However, I do feel there is a discussion to be had. That people need to speak up and show support for games with female leads. And not just female leads with double D breasts and skimpy outfits. But most importantly, they need to buy these games. That's the only way publishers will realize that games with female leads can and will sell.

So go on. Speak up for the developers. And, if you like the looks of this game, purchase it.

No need to hate on other publishers (they don't hate women). Make them see what they lost out on. That's the only way we'll see change in this.

Ugh. Taken in a vacuum things like lead character gender are irrelevant. It's all about where the game goes with it. At this point I'm more interested in female leads though simply because a lot of male lead archetypes have already been done and explored very thoroughly. And some are overused. I had enough burly military dudes with Revenge as motive who talk like they always holding a turd in for the next 5-6 years.

Anyway depending on your plot character gender may be crucial, because males and females naturally have largely different reactions to certain situations and characters. It's all in psychology.

RJ Dalton:
Well, of course they didn't. If there's one thing you can say about Japan, it's that they don't shy away from female leads. Of course, they frequently have the female leads in skimpy outfits and do frequent panty shots, but they still have female leads.

-Game publisher agrees to publish game in keeping with the developer's vision, including allowing female leads.
-First response: Use of stereotype to insult the country where the publisher is based out of.

Stay classy mate.

The Lunatic:

erttheking:
And the the quality of the game and the gender of the main character is connected how?

Never implied it was.

Remember me would have been bad regardless of the gender of the main character.

However games with female leads don't sell as well, according to marketing departments anyway.

Thing is, most games with female leads receive a hell of a lot less marketing. It is a self-justifying vicious cycle. Marketers don't think games with female leads sell well, so they give them less marketing, so they don't sell as well because consumers don't know about them. Marketing departments aren't perfect, especially game company marketing departments.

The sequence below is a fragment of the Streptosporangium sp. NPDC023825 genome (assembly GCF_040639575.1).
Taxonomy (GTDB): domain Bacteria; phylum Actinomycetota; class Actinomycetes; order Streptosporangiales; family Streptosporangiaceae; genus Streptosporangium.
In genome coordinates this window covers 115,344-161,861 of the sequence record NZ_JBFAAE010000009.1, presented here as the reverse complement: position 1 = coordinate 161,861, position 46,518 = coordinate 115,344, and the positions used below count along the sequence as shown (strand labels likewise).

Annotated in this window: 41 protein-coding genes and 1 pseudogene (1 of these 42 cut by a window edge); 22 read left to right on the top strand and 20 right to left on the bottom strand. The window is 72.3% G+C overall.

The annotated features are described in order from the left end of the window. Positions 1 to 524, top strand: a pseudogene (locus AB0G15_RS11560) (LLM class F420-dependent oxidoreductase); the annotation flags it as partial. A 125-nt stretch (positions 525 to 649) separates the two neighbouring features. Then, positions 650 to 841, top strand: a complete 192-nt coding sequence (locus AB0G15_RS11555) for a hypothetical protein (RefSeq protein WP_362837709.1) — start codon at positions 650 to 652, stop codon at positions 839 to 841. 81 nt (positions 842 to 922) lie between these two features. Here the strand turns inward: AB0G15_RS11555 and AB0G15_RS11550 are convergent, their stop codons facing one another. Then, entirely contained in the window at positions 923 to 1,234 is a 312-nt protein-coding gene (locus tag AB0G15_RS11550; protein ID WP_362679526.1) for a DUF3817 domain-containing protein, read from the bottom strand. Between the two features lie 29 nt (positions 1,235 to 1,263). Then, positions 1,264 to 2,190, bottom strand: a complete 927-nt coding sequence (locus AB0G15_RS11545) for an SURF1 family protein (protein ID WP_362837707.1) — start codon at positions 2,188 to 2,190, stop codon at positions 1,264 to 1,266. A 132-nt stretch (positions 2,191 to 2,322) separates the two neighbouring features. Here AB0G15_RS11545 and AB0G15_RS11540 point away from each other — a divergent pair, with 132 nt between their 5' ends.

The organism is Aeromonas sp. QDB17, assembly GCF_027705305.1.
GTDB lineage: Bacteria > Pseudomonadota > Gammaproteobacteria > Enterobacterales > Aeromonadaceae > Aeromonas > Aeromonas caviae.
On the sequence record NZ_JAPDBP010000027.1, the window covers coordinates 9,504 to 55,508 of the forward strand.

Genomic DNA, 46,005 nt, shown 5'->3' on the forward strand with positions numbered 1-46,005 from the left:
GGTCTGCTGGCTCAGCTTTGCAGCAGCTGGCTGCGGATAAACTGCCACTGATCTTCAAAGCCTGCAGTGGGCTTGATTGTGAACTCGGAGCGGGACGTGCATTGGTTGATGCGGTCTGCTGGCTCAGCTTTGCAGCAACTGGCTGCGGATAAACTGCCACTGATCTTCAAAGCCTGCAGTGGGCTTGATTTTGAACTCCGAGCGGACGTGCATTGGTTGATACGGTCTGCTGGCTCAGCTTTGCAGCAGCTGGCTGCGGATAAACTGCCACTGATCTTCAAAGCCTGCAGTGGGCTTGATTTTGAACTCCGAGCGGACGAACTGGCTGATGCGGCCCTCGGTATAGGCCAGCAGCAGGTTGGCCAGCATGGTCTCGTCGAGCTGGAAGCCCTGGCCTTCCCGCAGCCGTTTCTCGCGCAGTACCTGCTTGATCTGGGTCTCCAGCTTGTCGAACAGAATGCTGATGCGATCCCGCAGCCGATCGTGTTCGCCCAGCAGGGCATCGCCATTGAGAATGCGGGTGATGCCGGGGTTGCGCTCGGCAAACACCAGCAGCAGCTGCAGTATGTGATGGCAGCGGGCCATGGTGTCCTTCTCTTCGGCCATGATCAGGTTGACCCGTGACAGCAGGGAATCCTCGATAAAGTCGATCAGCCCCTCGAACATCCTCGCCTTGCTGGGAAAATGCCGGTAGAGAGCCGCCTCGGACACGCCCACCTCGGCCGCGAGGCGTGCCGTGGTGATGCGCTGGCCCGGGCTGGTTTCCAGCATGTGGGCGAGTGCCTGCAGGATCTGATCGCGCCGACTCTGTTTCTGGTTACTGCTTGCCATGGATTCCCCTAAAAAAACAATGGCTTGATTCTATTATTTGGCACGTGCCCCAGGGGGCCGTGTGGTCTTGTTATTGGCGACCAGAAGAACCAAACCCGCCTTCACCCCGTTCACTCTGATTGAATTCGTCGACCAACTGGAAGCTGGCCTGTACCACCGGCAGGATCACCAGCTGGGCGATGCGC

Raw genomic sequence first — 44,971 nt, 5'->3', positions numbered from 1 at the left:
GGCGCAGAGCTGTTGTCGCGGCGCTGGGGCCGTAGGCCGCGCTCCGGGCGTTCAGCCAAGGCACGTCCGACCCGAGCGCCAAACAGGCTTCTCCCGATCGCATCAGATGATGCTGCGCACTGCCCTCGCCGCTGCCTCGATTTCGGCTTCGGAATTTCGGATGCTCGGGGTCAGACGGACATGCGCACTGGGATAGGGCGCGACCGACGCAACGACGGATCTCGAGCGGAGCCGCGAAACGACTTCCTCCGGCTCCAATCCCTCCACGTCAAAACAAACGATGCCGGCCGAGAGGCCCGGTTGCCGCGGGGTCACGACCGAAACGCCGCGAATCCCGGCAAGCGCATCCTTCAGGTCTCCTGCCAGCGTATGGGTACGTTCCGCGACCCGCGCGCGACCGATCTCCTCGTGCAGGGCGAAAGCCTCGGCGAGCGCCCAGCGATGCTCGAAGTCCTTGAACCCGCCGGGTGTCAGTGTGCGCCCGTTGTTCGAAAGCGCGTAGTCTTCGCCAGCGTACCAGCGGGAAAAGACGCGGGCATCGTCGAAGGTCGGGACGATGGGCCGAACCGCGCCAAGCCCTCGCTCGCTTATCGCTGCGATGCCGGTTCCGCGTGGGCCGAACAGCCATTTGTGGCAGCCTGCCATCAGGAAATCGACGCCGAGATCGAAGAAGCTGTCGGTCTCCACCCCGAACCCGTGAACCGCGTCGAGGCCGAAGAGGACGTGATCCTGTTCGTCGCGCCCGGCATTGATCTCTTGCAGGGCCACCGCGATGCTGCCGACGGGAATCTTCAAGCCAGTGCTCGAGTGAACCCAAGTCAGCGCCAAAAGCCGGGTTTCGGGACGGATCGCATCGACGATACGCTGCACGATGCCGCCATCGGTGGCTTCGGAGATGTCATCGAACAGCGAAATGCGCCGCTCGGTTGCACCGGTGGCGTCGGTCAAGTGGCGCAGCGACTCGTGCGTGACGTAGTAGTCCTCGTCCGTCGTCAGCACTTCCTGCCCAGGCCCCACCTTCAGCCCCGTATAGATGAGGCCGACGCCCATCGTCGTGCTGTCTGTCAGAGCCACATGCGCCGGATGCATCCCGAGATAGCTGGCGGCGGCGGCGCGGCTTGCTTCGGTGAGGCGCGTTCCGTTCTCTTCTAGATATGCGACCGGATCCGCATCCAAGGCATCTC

Whilst Remeber Me was loads of squandered potential I do like the sound of them taking the mechanic people liked (be kind rewind) and taking into a new game rather then sequeling Remember Me (Remember Me Yet?). Remeber Laura mentioning this on the Podquisition, so this'll be on my 'to watch and purchase to bolster female representation'. 2015's looking pretty barren if Ori and the Blind Forest doesn't make it's way to Steam, so I'm happy know there's a little something else on the horizon.

Vigormortis:

Alexander Kirby:
Wasn't it exactly the same with Remember Me? Which was kinda ironic since I always thought the protagonist from Remember Me looked pretty similar in many ways to Faith from Mirror's Edge, which is getting a big budget sequel. If EA are OK with a female protagonist then it really puts other publishers to shame.

It makes me seriously question the legitimacy of their claim that all other publishers demanded the leads be changed to male. Or, in the very least, it makes me question just how many (or rather, how few) publishers they approached.

I know we're all quick to negatively judge publishers for anything, especially in light of the supposed "overt sexism" that "permeates all aspects of the industry", but with the recent shift towards inclusiveness in the industry I'm finding it hard to believe that no other publisher but SqueEnix was okay with the female leads.

I'm sure some insisted on the change, but ALL but SqueEnix insisted? Don't buy it.

This reeks more of PR finagling than it does of artistic differences between developer and publisher.

Well from the Escapist article the direct quote is this:

"Square was basically the only publisher that didn't want us to change a single thing about the game," Dontnod co-founder Jean-Maxime Moris says in a new developer diary. "We had other publishers telling us, 'Make it a male lead character' and Square didn't even question that."

At least some publishers were telling them to change the gender of the character, but the quote is vague on how many, and it could very well be the case that other publishers were fine with the gender but wanted other things to change which they weren't prepared to negotiate with.

It does happen, and both the developers of Bioshock Infinite and The Last of Us found difficulties in having such prominent female characters (Elizabeth was removed from the front cover by Marketers and replaced with shotgun totting Booker, and Naughty Dog had to fight the marketers to keep Ellie in a prominent cover position, and to get female game testers to play the game during marketing - because they normally just use guys.)

It's unfortunate, and it's hopefully changing with attitudes, but we have to be careful not to vilify every game and claim stuff like every publisher refuses to make games if they have female leads (because that is provably historically false)